Schupak: Smells like teen spirit, but are today’s golf prodigies really that special?

May 10, 2024

The PGA Tour shouldn’t bother with reviving its old marketing slogan these guys are good because pretty soon none of them will be old enough to celebrate their successes with an alcoholic beverage.

First, it was 15-year-old Miles Russell, the youngest AJGA Player of the Year (displacing Tiger Woods), making the cut at a Korn Ferry Tour event (he finished T-20 in the LECOM Suncoast Classic) and nearly doing it again the following week. The high school freshman already has secured a sponsor exemption to the PGA Tour’s Butterfield Bermuda Championship in November, and the invites should be rolling in.

Last week, Kris Kim, 16, did one better, receiving a sponsor exemption into the PGA Tour’s CJ Cup Byron Nelson and shooting a first-round 64. He became the fifth-youngest player in the history of the PGA Tour to make the cut and the youngest in tournament history. Younger, in fact, than the Golden Child, Jordan Spieth. (Kim finished 65th.) Asked what he is most excited about when he gets back home, Kim responded with this classic answer: “I’ve got my driving license this year, so I think that’s going to be pretty cool.”

This week, it smells like teen spirit in the play-for-pay ranks in the form of young Blades Brown. Having already become the youngest stroke play medalist in U.S. Amateur history in 2023 (he was co-medalist) and breaking a record set by Bobby Jones 103 years ago, the 16-year-old Brown teed it up on Thursday at the Tour’s Myrtle Beach Classic and opened with 1-over 72.

Man, so cool to see @BladesBrown2026 competing in his 1st @PGATOUR event. Blades is 16 and a So. in HS. Unreal bud. Like yesterday you, Chase, Hayes and all the boys were out there playin coach pitch. Happy for all your success-go gettem tomorrow and please give your Mom and Dad…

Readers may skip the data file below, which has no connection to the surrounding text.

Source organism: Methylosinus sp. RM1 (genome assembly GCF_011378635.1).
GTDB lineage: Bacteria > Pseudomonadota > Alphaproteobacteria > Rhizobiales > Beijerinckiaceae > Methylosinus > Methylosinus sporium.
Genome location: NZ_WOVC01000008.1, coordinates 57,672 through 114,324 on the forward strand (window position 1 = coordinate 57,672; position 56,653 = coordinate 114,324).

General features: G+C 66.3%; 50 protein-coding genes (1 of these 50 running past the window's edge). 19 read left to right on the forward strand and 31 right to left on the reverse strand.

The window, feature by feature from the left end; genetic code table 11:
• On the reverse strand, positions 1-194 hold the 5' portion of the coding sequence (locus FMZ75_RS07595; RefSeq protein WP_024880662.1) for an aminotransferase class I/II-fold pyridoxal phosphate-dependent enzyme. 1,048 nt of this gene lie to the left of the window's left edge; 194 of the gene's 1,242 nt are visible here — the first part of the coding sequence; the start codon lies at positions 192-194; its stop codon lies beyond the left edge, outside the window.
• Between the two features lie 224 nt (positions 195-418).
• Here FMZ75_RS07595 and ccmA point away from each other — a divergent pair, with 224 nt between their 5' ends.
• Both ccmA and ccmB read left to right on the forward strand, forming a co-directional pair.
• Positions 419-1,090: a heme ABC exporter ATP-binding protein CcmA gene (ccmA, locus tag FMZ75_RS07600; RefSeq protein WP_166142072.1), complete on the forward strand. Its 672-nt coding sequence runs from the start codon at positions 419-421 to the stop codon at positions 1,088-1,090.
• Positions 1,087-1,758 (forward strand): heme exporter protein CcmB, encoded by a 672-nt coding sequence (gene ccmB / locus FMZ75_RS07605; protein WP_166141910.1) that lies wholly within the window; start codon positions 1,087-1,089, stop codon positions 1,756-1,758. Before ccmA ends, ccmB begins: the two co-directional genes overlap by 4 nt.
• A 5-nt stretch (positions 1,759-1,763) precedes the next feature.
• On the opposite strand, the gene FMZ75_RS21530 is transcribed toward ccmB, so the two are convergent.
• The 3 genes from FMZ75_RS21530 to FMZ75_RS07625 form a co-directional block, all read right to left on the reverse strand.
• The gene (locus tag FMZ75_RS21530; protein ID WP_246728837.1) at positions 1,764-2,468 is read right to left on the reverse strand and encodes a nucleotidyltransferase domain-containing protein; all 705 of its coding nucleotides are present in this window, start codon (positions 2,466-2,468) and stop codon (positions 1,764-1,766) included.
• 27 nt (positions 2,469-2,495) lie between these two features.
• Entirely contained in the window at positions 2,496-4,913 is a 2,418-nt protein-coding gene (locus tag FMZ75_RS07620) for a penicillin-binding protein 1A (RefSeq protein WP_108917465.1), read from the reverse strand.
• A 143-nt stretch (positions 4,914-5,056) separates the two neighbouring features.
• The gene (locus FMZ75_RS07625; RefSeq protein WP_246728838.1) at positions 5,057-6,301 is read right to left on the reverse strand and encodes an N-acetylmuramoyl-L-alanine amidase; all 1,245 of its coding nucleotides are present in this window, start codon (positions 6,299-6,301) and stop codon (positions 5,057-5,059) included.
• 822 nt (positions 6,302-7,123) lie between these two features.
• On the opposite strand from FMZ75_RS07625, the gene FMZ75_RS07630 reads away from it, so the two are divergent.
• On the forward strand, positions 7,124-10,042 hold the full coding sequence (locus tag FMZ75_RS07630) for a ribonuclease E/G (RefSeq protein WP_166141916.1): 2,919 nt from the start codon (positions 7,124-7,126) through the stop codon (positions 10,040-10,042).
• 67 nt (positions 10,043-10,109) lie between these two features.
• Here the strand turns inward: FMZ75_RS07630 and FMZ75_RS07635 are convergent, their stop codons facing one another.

— Kirk Herbstreit (@KirkHerbstreit) May 9, 2024

At this pace, the Tour’s going to need to expand its daycare with all these youngsters proving they have game.

And it’s not just the men – 15-year-old Asterisk Talley of Northern California just qualified for the U.S. Women’s Open later this month and another 15-year-old, Ashley Shaw, earned a two-stroke victory at the John Shippen Cognizant Cup on Monday to earn a spot in this week’s LPGA field in New Jersey.

Impressive accomplishments, for sure, but when young golfers are doing seemingly remarkable things with such regularity it does take some of the wow factor away from the feat. These stories begin to feel more dog bites man than man bites dog. This latest kiddie corps, after all, isn’t that far removed from the age of Rose Zhang, who won in her LPGA debut last year, or Nick Dunlap, who won the American Express on the PGA Tour in January as an amateur and subsequently turned pro. Before celebrating his 21st birthday, Tom Kim won twice on the Tour and earned additional victories in India, Pakistan, Malaysia, Indonesia, Korea and Singapore.

It wasn’t that long ago when Adam Scott and Dustin Johnson were the only players with multiple victories on the PGA Tour among players in their 20s. But Tiger Woods, besides winning eight to 10 times a year and preventing a generation from winning enough for World Golf Hall of Fame consideration, also gave rise to an influx of young, athletic talent. Talk to a PGA Tour Champions pro and he’ll tell you that in his day, he had to learn to shape shots and to flight the ball at different trajectories.

“You were almost serving an apprenticeship,” Woody Austin said. “You had to cut your teeth and get experience on Tour before you were ready to go win, and if you were any good, you’d do so in your 30s. Now, they come out of the box and they’re ready to go.”

Austin went on a lengthy rant about equipment, and he’s not wrong. The biggest factor, he said, is that the golf ball doesn’t curve anymore, and the penalty for hitting it crooked is less severe. So, newly minted pros and those still seeking their driver’s license don’t have to learn to work the ball both ways; just grip it and rip it. Another factor is that the equipment is so much easier to match. It used to take months of trial and error to find the right shaft and driver. If it used to take a player three months to determine that his driver is spinning the ball too much, it is now revealed in three shots. Now a player sets up his TrackMan or FlightScope, it spews out numbers and the whole bag can be reconfigured in an afternoon. Game-changer. Not to mention that there are data analytics experts to tell a player how to play a course and a green book that tells a player the break and read of the green. Experience is overrated.